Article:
Waiting sucks. Waiting for anything is hard, but waiting for a baby? It’s particularly rough. Anyone who has waited for a pink line on a pregnancy test or waited for that call in an adoption understands how nerve-wracking it can be.
Adoption certainly isn’t for the faint of heart or spirit. It takes an incredible amount of emotional and spiritual fortitude to open oneself up to this process. Your life is dissected like a frog in biology class. Friends and neighbors are asked to share their innermost thoughts and opinions of you. You’re forced to share your bank accounts, debts, grades, and medical history with total strangers. But none of that compares to the wait. The wait is something you’re never really prepared for. I like to be prepared for things, and I tried to brace myself for the wait, but I still feel completely caught off guard.
I think most adoptive families are surprised by the emotional pain involved in the wait. In adoption, waiting is the fiercest fire one must walk through. I would read statements just like that one in preparation for this journey and just laugh. How hard could it possibly be? I couldn’t imagine myself “climbing the walls” or feeling desperate in the same way I had heard other potential adoptive parents describe. However, as we approach the six month waiting point, I know now what they were describing. It certainly does make you feel crazy.
Every night, I dream about babies. I dream about healthy pregnancies that will never happen. I dream about begging Travis to give it one more chance, promising him I won’t get sick this time, as if it was my personal choice to have Hyperemesis and if I just commit to the process then maybe I won’t bring it upon myself this go-round. In my dreams, I’m a pathetic blob desperate to feel that baby warmth again. All the thoughts I won’t allow myself to have during the day come out at night. I dream about putting together a nursery that I never got to assemble when I was expecting Little. I dream that I’m close to delivery and then the baby is just gone. No miscarriage, just slipped away from me. I imagine it’s my mind trying to cope with the fact that I can get pregnant, but that doesn’t mean I can or should have babies. If that makes any sense at all. I wake up crying and praying in the morning. It happens at least once a week.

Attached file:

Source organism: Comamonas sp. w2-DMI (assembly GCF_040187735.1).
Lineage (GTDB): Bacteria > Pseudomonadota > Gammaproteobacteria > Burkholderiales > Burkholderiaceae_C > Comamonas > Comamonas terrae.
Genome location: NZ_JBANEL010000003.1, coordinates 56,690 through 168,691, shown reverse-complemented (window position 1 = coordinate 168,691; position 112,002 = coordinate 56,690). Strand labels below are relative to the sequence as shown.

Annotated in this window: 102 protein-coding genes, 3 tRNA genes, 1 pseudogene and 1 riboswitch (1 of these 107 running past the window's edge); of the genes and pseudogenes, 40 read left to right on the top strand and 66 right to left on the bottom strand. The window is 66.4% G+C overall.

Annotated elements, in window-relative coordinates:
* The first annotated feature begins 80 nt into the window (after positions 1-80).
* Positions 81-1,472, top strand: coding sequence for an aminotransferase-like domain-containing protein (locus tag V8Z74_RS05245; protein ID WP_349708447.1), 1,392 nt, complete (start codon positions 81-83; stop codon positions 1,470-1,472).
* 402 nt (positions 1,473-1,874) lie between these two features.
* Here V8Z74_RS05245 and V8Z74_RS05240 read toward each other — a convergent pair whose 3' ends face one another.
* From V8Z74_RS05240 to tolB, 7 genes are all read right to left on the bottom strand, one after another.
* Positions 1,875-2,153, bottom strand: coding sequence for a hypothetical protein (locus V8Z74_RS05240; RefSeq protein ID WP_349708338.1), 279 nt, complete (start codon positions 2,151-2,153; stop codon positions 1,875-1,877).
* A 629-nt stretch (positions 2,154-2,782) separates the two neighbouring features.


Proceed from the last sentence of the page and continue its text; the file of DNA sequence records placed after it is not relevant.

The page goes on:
When my mind isn’t betraying me at night, I think about babies constantly throughout the day. Little’s third birthday is quickly approaching, and while I’m excited for all of the ways he’s growing and learning, there’s a hole in my heart that fears I’ll never have another baby again. My baby is growing up and there is no guarantee that this will work. There’s no promise that we’ll end up with a match, and while I know it’s irrational to assume our adoption attempt will be unsuccessful, it’s hard to not wonder when you’re in the middle of the journey. My sentimentality over Little’s birthday is creeping into my desperateness with this adoption. The two emotions don’t make for good bed partners.
I had a good little cry the other day when I decided to box up some clothes from Little’s dresser and closet that no longer fit. I can only hope that we can use them again someday soon for another baby, but that doubt made me very sad. I was also sad remembering Little in each onesie and pajama set, thinking of how quickly he’s growing up. I think any mom who has wrestled with the joy and sadness of their little ones getting older can relate to my feelings. Mine are just made worse by the tiny seed of doubt in the back of my mind that says I’ll never have another baby in this house.
We’ve only been a “waiting family” for six months, but it was two years ago in January that we started this process. That feels like an eternity ago. In some ways we are closer to a baby and in other ways we’re only more in debt but really no closer.